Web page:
Sudanese Await Results of National Elections

BY Larisa Epatko  April 15, 2010 at 5:43 PM EDT

A five-day voting period in Sudan ended Thursday, and ballot-counting was set to begin, in national elections considered an important step for the country’s democracy but marred by allegations of fraud and opposition party boycotts.

The presidential, parliamentary and local elections, required under the 2005 Comprehensive Peace Agreement that ended 21 years of fighting between the north and south, were also intended to lay the groundwork for a referendum on southern independence slated for January.

But shortly before the historic vote, several of the main opposition candidates dropped out of the race in the north, where President Omar al-Bashir and his National Congress Party lead the government, throwing the legitimacy of the election into question.

Bashir’s party said Wednesday it would include opposition groups in a future government, should it win the elections, even those that had boycotted the vote.

Problems during the vote itself, such as delays in blank ballot shipments and missing names from voting rosters, prompted the National Electoral Commission to add two days to the voting period.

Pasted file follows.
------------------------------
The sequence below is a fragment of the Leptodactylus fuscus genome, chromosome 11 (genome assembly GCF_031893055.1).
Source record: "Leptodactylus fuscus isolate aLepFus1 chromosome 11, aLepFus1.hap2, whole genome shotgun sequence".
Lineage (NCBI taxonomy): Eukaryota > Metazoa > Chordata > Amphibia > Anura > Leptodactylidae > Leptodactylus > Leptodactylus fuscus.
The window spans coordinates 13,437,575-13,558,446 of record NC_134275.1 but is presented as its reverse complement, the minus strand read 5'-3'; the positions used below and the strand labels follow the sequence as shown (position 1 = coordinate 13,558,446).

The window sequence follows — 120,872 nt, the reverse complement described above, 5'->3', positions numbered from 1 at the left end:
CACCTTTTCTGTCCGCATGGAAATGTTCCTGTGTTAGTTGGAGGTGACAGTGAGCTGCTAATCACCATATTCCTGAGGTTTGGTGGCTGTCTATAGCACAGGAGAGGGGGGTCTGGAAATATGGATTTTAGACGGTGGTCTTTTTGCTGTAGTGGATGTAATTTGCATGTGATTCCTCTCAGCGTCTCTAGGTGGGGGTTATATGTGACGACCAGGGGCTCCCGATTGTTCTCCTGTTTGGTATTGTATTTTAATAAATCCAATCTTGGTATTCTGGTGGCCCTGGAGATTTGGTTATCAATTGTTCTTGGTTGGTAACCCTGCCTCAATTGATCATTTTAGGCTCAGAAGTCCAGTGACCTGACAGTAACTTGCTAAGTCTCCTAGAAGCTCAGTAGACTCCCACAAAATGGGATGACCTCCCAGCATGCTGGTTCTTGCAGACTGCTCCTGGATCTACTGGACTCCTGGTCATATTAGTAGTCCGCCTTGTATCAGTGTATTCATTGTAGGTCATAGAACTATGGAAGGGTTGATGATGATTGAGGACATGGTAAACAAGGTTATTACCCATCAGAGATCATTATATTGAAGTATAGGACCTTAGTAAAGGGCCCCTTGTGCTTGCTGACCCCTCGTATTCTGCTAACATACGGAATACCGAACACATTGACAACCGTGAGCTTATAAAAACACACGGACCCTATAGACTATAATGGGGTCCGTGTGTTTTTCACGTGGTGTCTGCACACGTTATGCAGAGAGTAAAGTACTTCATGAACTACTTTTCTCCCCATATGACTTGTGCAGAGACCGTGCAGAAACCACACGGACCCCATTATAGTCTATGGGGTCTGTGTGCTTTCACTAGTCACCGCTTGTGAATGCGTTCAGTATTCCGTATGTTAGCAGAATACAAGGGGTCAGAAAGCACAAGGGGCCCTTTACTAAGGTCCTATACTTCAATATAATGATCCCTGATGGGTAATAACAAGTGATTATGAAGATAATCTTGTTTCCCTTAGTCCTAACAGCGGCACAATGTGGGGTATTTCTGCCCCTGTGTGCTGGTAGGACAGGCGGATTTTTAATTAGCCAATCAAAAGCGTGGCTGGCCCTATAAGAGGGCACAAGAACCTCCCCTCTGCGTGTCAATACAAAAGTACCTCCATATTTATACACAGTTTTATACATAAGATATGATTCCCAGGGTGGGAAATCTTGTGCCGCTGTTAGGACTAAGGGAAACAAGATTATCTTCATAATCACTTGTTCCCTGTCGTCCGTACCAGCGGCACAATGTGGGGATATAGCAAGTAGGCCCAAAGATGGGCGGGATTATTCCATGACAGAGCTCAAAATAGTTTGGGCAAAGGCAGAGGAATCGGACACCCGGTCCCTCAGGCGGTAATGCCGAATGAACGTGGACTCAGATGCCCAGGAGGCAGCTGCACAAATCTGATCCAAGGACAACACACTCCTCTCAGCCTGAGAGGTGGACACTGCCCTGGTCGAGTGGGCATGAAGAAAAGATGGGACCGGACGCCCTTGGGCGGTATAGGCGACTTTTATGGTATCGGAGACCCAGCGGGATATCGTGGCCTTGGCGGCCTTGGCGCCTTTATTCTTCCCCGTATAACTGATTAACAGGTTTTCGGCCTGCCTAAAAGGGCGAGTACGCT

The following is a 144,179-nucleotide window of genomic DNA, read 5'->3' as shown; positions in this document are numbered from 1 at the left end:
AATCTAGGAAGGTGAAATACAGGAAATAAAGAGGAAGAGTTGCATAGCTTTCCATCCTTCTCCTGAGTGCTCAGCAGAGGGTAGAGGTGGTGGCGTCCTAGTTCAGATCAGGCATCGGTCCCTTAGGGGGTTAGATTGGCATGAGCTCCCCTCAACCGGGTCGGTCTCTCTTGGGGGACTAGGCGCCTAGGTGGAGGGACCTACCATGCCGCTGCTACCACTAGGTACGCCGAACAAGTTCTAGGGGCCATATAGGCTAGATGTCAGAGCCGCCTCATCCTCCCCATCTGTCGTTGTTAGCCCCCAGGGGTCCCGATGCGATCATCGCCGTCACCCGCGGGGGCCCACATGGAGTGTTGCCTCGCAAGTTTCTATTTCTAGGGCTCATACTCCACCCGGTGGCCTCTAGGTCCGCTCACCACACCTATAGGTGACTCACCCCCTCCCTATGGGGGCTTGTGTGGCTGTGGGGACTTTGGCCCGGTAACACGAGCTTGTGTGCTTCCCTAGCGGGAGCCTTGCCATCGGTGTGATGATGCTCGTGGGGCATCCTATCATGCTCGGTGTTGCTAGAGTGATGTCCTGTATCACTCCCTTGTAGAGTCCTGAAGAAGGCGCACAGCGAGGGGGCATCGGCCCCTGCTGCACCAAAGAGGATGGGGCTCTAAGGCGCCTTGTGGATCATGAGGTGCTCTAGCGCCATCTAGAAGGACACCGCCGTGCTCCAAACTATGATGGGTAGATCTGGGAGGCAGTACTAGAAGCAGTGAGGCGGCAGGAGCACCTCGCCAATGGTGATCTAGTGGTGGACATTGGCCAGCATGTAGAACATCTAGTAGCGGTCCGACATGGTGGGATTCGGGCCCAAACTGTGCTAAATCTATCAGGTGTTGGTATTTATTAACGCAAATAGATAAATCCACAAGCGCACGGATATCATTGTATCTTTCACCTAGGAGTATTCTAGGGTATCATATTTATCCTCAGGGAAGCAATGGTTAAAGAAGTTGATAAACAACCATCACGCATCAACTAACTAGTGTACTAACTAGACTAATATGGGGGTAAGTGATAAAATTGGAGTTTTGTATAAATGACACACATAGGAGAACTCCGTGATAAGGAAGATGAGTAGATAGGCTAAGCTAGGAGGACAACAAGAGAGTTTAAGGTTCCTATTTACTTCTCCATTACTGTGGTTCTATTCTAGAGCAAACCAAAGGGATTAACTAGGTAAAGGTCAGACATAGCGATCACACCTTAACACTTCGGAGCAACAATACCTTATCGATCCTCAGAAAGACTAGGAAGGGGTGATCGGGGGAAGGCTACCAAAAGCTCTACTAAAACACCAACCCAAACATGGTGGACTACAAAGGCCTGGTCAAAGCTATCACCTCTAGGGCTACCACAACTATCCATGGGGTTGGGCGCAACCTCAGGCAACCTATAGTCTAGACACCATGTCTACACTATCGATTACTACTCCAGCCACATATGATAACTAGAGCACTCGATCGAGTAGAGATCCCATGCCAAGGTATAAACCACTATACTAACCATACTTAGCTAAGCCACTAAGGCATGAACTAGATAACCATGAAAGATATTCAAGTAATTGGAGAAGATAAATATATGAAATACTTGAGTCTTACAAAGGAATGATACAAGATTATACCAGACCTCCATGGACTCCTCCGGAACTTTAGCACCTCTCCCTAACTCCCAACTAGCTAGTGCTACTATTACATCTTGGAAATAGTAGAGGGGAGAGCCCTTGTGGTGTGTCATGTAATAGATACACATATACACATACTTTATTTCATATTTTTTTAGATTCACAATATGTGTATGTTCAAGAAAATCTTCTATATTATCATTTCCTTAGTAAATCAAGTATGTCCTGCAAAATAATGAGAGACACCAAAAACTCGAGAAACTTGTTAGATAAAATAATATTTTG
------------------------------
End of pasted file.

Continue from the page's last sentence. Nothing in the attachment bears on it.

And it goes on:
Reports from the ground included no incidents of violence until the final day when the ruling National Congress Party said soldiers in the south killed five of its supporters, according to the Associated Press.

Andrew Natsios, former USAID administrator now with Georgetown University, said the relatively peaceful election will help the government in the semi-autonomous south as it heads toward January’s referendum to secede from the north.

“The good thing about the vote in the south is that, depending on who wins and what happens in the count, it will legitimize the southern Sudanese government,” he said. “I think it is very important for it to get a legitimacy of an election behind it,” in addition to having a basic election apparatus in place for the referendum next year.

Election monitors, including those from the European Union and U.S.-based Carter Center, intend to announce their findings on Saturday. And election results are expected Tuesday.